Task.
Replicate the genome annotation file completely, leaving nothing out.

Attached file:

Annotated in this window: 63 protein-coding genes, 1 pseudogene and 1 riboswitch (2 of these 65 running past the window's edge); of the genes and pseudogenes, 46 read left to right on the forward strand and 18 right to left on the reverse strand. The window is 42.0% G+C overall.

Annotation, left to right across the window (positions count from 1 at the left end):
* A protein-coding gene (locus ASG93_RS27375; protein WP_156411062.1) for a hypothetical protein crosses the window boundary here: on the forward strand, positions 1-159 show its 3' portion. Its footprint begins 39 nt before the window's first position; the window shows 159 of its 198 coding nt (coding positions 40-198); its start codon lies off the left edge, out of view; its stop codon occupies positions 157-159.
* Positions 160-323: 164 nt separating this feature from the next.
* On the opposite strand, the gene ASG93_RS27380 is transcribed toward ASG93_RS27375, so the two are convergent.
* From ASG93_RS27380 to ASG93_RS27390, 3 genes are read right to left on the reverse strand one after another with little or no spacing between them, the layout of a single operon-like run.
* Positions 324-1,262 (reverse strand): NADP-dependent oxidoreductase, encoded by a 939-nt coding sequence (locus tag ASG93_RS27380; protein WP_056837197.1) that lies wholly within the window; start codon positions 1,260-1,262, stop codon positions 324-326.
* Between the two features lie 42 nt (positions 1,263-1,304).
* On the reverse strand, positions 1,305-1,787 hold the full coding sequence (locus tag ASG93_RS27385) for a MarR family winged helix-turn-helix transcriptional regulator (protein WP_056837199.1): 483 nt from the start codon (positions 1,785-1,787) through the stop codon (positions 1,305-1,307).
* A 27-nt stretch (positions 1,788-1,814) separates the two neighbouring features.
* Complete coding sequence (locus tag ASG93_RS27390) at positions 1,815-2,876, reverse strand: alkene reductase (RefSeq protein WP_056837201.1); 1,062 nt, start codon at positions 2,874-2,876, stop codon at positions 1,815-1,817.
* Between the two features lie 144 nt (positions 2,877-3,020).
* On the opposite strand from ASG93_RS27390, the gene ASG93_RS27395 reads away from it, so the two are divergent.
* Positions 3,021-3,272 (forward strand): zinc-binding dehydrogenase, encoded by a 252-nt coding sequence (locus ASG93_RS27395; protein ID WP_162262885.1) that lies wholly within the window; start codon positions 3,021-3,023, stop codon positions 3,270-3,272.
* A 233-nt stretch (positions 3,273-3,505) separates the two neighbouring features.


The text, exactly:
Annotated in this window: 63 protein-coding genes, 1 pseudogene and 1 riboswitch (2 of these 65 running past the window's edge); of the genes and pseudogenes, 46 read left to right on the forward strand and 18 right to left on the reverse strand. The window is 42.0% G+C overall.

Annotation, left to right across the window (positions count from 1 at the left end):
* A protein-coding gene (locus ASG93_RS27375; protein WP_156411062.1) for a hypothetical protein crosses the window boundary here: on the forward strand, positions 1-159 show its 3' portion. Its footprint begins 39 nt before the window's first position; the window shows 159 of its 198 coding nt (coding positions 40-198); its start codon lies off the left edge, out of view; its stop codon occupies positions 157-159.
* Positions 160-323: 164 nt separating this feature from the next.
* On the opposite strand, the gene ASG93_RS27380 is transcribed toward ASG93_RS27375, so the two are convergent.
* From ASG93_RS27380 to ASG93_RS27390, 3 genes are read right to left on the reverse strand one after another with little or no spacing between them, the layout of a single operon-like run.
* Positions 324-1,262 (reverse strand): NADP-dependent oxidoreductase, encoded by a 939-nt coding sequence (locus tag ASG93_RS27380; protein WP_056837197.1) that lies wholly within the window; start codon positions 1,260-1,262, stop codon positions 324-326.
* Between the two features lie 42 nt (positions 1,263-1,304).
* On the reverse strand, positions 1,305-1,787 hold the full coding sequence (locus tag ASG93_RS27385) for a MarR family winged helix-turn-helix transcriptional regulator (protein WP_056837199.1): 483 nt from the start codon (positions 1,785-1,787) through the stop codon (positions 1,305-1,307).
* A 27-nt stretch (positions 1,788-1,814) separates the two neighbouring features.
* Complete coding sequence (locus tag ASG93_RS27390) at positions 1,815-2,876, reverse strand: alkene reductase (RefSeq protein WP_056837201.1); 1,062 nt, start codon at positions 2,874-2,876, stop codon at positions 1,815-1,817.
* Between the two features lie 144 nt (positions 2,877-3,020).
* On the opposite strand from ASG93_RS27390, the gene ASG93_RS27395 reads away from it, so the two are divergent.
* Positions 3,021-3,272 (forward strand): zinc-binding dehydrogenase, encoded by a 252-nt coding sequence (locus ASG93_RS27395; protein ID WP_162262885.1) that lies wholly within the window; start codon positions 3,021-3,023, stop codon positions 3,270-3,272.
* A 233-nt stretch (positions 3,273-3,505) separates the two neighbouring features.